I came to Bethel on a sunny Thursday in August 2014 with seven checked bags and set up my home office in a duplex on what some call Mission Lake Road and others know as Schwalbe Street. I stayed three years, as long as they let me, with the assignment of telling stories about what it means to live in rural Alaska. Sometimes I felt I came close to getting that story right. But I usually felt I was just on the other side of understanding. So many things I never got to the bottom of.
BETHEL — Hometown musher Pete Kaiser smoked the ice trail in the Kuskokwim 300 sled dog race to command his fourth win in as many years. He crossed the finish line a little after 9 a.m. Sunday morning. Kaiser's team was down to eight dogs from the 12 that mushers typically start with. That was enough to bring Kaiser, 30, to the Bethel finish line on a tiny lake at the edge of town and the tundra.
The first musher – defending champion Pete Kaiser – reached the Bethel turnaround at 10:40 a.m. Saturday and teams kept coming all day and into the night. But as Kaiser noted, he wasn't really in the lead at that point once required rest was factored in. Kaiser, a 30-year-old from Bethel who has won the last three Kusko 300 races, remained in the hunt. By 8 p.m., he had taken the lead in an intensely competitive race. He running just ahead of Joar Leifseth Ulsom, 30, who trains out of Willow.
Muck Rack makes it simple to find people, tweets, or articles that mention any name, keyword, company, hashtag etc. We've compiled this guide to help you make the most of your search.
Selecting a term
Start searching tweets, articles from media outlets, articles mentioned in tweets, journalists'
names, titles and bios with some suggested searches:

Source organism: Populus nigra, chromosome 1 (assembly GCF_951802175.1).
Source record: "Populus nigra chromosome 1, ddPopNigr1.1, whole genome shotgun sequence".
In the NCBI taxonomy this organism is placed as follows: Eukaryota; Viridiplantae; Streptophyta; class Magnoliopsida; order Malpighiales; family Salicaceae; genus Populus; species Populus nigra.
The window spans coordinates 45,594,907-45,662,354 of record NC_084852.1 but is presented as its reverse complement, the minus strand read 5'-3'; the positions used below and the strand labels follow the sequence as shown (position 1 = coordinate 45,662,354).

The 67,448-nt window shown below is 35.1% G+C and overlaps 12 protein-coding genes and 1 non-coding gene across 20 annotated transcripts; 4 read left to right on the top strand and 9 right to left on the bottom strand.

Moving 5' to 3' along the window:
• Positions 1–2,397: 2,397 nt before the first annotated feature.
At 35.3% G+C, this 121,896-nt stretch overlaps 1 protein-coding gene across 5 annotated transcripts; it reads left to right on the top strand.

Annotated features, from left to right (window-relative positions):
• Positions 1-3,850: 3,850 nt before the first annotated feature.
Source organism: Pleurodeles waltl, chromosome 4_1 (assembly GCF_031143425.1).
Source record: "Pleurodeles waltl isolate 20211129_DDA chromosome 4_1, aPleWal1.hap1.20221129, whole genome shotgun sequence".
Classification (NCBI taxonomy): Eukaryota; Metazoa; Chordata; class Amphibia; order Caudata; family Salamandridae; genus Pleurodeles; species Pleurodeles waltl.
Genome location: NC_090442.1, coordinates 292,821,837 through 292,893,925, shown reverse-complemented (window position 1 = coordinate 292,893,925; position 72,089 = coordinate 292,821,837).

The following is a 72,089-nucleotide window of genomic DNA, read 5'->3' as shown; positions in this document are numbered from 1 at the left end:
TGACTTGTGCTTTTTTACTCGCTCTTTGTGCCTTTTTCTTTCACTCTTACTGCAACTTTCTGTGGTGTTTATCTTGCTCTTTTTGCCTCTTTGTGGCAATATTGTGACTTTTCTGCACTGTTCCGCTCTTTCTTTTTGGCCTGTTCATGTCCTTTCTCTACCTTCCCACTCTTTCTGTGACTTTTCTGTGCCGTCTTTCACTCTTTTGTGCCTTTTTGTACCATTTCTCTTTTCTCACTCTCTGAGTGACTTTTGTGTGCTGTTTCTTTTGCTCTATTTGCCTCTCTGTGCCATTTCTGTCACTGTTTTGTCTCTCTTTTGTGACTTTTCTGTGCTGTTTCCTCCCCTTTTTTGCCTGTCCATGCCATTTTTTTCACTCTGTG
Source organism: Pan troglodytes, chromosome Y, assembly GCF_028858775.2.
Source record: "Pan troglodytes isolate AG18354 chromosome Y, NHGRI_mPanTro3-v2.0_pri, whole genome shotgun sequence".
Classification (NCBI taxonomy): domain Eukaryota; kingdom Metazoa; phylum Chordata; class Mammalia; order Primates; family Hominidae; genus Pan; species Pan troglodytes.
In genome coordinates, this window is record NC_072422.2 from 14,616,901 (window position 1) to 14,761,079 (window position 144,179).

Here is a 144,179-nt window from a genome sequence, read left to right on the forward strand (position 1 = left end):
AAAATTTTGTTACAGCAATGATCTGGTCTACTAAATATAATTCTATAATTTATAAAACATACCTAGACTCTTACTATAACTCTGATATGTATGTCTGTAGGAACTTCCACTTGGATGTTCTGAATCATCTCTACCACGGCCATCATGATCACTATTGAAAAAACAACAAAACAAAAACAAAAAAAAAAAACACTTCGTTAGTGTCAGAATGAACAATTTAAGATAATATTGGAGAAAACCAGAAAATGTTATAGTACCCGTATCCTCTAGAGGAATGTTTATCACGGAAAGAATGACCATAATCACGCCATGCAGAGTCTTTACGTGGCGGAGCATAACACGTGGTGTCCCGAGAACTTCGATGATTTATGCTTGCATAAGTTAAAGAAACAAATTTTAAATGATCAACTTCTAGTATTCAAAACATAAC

Companies or Topics (e.g. iPhone, Microsoft)
Phrases (e.g. "cloud computing") — use quotes to keep the terms together
Twitter handles (e.g. @username) — returns those who have mentioned or replied to
Names (e.g. "David Pogue")
Hashtags (e.g. #sxsw, #london2012)
Bio details (e.g. vegan, Olympics, father)
Muck Rack's Advanced Search allows for many boolean operators.
Find results that mention multiple specified terms, use AND or
+. For example, ensure each result contains both Elon Musk and Mark Zuckerberg by
searching Musk AND Zuckerberg or Musk + Zuckerberg.
Use the operators OR or , to broaden your search when you'd like either of
multiple terms to appear in results. (This is the default behavior of our search when no operators
are used). For example, results will contain either cake or cookie by searching cake OR cookie or cake,cookie
Use NOT or - to subtract results from your search. For
example, searching Disney will yield results about the Walt Disney Company as well as Walt Disney
World Resort. To exclude mentions of Disney World, search for Disney -World or Disney
When using one of these operators with a phrase, enclose it in quotation marks. For example, you can
find results about smartphones excluding Apple's iPhone 4S by searching smartphone -"iPhone
Exact case matching or punctuation
If you're searching for a brand name or keyword that relies on specific punctuation marks or capitalization, you can
find results that match your exact query by adding matchcase: before the keyword you're searching for, like matchcase:E*TRADE .
Use parentheses to separate multiple
boolean phrases. For example, to find journalists talking about having fun in Disney World or
Disneyland, search for ("disney world" OR disneyland) AND fun.
An asterisk can be used to search for any variation of a root word truncated by the asterisk. For example, searching for admin* will return results for administrator, administration, administer, administered, etc.
A near operator is an AND operator where you can control the distance between the words. You can vary the distance the near operation uses by adding a forward slash and number (between 0-99) such as strawberries NEAR/10 "whipped cream", which means the strawberries must exist within 10 words of "whipped cream".